Poetry classes arent about producing poems. Thats one view Dan Rosenberg considers in his KROnline review of Poets on Teaching, an anthology of ninety-nine short essays on teaching by contemporary poets, edited by Joshua Marie Wilkinson. Dont worry about mastering meters; the point is how poetic experiences offer a kind of damage control, an attempt to undo the harm that years of American education does to students poetic sensibilities.
For such teachers, interested in restoring students to a more natural relationship with language, technique is out; experiential learning and vision are in. Rosenberg writes, Jenny Boully offers a manifesto-like definition of poetry as ???an instant in which transcendence is achieved, where a miracle occurs, and knowledge, experience, and memory are obliterated and transformed into awe. This pedagogical approach, like others the review considers, doesnt depend on latent genius or dogged apprenticeship. It assumes that poetry offers a unique way of learning.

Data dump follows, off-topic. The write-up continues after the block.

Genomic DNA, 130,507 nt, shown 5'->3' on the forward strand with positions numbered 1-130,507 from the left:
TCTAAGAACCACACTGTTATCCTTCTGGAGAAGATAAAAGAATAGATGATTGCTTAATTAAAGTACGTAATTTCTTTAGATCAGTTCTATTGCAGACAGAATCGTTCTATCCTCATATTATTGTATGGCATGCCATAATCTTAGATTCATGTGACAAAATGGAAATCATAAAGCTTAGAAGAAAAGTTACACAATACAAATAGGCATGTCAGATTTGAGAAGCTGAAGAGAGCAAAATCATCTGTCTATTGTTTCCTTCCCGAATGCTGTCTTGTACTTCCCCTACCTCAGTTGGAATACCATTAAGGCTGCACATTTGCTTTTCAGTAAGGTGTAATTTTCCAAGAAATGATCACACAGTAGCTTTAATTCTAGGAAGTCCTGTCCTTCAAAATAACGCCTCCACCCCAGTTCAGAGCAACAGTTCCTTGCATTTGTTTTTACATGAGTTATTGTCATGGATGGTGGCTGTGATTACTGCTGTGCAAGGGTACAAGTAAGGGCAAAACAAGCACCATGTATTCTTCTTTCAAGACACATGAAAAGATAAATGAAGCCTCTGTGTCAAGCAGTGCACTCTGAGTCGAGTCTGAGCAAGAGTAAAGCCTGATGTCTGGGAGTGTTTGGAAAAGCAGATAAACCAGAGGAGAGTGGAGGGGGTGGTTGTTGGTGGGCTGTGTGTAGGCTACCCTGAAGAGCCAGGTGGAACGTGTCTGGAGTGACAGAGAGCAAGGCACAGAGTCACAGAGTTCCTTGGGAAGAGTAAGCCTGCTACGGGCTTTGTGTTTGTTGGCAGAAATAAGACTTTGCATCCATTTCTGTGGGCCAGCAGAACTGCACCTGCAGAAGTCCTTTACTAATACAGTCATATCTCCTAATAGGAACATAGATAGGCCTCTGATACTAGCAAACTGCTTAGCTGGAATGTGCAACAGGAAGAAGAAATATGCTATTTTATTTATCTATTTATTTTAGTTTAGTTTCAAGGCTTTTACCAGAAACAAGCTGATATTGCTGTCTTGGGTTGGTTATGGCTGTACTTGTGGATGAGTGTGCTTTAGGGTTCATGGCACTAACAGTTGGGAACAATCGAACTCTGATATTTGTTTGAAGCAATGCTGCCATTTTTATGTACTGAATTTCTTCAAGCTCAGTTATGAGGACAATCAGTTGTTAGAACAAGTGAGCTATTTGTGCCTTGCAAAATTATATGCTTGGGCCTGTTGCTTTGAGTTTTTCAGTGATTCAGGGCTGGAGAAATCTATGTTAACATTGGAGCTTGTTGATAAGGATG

Poems connect to wider experience? Thats nothing newW.H. Auden suggested that, in his daydream College for Bards, every student would be required to look after a domestic animal and cultivate a garden plot. But in that case, poems result from experience. Boully emphasizes experiences that result from poems. Poetry becomes less an effect, or consequence, than a cause. (For discussion of how this approach can spark large-scale investigation, check out Rosenberg’s review of Christian Hawkeys Ventrakl and Hannah Brooks-Motl’s review of Lisa Robertsons Rs Boat.)
In his review of Poets on Teaching, Rosenberg looks at how these assumptions, while useful, might ignore the tension between teaching and entertaining. He also discusses the many juxtapositions, aesthetics, and agendas that emerge from essays by Hadara Bar-Nadav, John Gallaher, Fred Moten, Lisa Jarnot, and others. Can poetry be taught? As creative writing becomes increasingly integrated into higher education, I’m more curious about what only poetry can teach students.